THQ has been very naughty, says Ubisoft, who managed to get a court injunction preventing the company from stealing any more of its employees, according to a Eurogamer report. A Quebec court has sided with Ubisoft. The court action relates to THQ recruiting Assassin's Creed creative director Patrice Désilets to lead its new Canadian studio.
Désilets then encouraged Assassin's Creed artistic director Alex Drouin, production manager Mark Besner and associate producer Jean-Francois Boivin to join him over at THQ. The problem with that was that Désilets had a one-year non-compete clause in his Ubisoft contract.
This allowed Ubisoft to get an injunction against THQ and Désilets in January of this year.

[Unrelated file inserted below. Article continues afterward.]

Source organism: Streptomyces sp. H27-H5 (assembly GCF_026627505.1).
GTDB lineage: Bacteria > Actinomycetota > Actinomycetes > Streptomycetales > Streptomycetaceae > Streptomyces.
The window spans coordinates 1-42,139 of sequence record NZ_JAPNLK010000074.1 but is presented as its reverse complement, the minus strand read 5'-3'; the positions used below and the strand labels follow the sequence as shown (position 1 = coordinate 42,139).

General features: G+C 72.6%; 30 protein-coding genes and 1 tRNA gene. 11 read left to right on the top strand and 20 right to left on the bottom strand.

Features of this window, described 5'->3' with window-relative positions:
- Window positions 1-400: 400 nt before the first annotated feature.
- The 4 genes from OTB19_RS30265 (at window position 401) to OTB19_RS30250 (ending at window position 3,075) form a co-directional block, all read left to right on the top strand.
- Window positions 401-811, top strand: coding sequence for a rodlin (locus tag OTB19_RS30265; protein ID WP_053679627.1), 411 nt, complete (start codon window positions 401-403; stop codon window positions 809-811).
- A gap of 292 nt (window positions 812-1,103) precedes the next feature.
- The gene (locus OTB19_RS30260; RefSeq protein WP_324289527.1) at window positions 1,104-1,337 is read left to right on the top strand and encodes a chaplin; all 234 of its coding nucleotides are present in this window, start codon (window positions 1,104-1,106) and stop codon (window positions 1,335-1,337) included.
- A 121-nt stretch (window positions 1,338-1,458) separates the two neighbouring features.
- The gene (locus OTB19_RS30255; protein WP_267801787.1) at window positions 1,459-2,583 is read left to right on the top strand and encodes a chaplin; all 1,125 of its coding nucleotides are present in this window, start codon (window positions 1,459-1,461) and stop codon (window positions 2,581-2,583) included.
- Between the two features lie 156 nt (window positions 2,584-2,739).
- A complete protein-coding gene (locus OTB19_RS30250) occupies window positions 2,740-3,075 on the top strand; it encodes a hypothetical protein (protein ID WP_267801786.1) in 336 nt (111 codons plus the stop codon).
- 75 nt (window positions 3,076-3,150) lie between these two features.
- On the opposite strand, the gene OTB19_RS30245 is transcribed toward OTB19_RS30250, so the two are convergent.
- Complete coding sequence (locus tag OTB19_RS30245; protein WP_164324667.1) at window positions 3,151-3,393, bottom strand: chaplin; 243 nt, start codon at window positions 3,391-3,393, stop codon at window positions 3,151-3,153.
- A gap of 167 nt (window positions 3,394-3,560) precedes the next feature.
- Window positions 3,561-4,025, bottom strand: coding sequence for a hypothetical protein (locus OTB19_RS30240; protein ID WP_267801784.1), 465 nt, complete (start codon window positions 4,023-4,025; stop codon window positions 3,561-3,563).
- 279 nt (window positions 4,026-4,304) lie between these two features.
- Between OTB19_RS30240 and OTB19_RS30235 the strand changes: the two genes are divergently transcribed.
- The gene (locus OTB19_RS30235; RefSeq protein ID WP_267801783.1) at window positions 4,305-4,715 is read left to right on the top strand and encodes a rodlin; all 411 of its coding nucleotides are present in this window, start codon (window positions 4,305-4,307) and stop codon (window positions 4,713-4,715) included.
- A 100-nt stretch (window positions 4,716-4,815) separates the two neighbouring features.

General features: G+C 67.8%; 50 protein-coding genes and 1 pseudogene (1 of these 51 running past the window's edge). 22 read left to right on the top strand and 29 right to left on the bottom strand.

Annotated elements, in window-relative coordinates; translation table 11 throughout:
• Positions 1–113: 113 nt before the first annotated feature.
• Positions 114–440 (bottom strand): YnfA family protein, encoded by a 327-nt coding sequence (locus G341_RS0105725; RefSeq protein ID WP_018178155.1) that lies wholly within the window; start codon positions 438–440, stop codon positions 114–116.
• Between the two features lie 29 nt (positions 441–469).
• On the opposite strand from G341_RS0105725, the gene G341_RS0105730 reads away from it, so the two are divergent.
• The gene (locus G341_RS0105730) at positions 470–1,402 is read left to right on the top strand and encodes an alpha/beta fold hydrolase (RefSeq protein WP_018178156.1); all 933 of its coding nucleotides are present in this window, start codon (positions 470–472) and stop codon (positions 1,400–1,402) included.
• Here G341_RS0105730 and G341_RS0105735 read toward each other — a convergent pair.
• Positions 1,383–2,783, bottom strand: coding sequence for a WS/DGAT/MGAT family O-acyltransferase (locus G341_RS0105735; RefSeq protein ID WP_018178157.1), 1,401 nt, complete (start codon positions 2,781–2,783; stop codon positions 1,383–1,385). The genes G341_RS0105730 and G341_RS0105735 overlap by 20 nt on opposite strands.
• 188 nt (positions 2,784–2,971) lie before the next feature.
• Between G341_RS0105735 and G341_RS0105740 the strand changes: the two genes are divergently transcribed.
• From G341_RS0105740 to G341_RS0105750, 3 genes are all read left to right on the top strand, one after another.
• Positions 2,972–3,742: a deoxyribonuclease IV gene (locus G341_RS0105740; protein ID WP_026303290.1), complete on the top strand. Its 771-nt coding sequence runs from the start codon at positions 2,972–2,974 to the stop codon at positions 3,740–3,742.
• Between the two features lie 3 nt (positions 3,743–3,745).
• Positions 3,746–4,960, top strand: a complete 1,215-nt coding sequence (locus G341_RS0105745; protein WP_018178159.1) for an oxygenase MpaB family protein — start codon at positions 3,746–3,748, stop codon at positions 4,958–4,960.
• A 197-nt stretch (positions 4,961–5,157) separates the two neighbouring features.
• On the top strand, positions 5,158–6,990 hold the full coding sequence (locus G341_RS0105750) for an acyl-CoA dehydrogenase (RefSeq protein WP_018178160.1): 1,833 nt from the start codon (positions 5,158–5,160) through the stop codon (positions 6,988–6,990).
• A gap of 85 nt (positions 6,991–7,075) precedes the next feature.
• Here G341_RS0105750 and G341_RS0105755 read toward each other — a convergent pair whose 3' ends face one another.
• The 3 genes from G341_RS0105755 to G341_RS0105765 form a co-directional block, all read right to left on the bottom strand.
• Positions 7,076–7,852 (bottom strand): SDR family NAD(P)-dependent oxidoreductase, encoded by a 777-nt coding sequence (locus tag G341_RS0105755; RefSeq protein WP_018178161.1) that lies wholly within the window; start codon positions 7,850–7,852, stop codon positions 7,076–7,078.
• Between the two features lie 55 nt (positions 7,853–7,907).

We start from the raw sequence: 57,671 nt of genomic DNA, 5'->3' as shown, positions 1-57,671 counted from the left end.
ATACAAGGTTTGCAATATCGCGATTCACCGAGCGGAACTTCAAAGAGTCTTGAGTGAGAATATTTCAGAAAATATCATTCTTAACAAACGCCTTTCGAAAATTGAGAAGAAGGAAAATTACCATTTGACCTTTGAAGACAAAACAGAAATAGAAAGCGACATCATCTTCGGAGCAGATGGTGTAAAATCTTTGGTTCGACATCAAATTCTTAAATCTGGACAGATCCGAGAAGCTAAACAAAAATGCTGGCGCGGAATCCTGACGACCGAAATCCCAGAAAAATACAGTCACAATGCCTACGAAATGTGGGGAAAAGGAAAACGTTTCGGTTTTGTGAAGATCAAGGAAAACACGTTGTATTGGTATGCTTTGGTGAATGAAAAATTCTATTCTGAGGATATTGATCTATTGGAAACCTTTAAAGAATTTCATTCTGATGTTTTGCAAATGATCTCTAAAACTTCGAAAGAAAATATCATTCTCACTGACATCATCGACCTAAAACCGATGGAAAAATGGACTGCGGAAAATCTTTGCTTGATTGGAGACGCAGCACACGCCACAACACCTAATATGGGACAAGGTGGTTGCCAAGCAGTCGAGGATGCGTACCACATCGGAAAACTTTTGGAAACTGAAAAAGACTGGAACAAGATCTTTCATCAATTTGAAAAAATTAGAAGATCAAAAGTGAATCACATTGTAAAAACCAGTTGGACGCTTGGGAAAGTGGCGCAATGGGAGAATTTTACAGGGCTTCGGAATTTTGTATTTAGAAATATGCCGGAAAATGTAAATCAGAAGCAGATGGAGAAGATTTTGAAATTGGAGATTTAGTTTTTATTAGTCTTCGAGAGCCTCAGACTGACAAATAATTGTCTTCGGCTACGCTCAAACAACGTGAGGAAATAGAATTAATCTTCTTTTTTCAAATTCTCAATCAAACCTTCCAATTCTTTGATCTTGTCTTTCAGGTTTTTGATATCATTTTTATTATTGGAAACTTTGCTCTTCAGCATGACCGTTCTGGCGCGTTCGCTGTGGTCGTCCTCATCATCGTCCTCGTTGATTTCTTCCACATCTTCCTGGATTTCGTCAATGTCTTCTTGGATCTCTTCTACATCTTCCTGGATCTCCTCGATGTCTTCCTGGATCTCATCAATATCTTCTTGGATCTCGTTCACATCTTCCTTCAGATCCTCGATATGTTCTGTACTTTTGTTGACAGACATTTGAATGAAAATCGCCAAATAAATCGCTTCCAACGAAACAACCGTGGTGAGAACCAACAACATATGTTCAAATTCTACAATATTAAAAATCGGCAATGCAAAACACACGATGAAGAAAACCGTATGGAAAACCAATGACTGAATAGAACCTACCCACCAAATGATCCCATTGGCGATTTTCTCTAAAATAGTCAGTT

But apparently the headhunting continued in February, when former Ubisoft employee Adolfo Gomez-Urda approached Margherita Seconnino about meeting with THQ about a localization job that paid 60 percent more than he was making at Ubisoft.
Adolfo Gomez-Urda is the reason why Ubisoft returned to the court, asking that he be added to the injunction. The court granted that request this week.
"Ubisoft has filed a request before the Superior Court of Québec for injunction orders against THQ Inc. in order to have them comply with the non-solicit clause included in Ubisoft Montreal's employee work contracts," read an Ubisoft statement. "The Superior Court of Québec has granted the injunctions to the satisfaction of Ubisoft. This procedure aims to protect Ubisoft Montreal in a breach of contract situation, and to defend the long-term financial and creative health of the studio."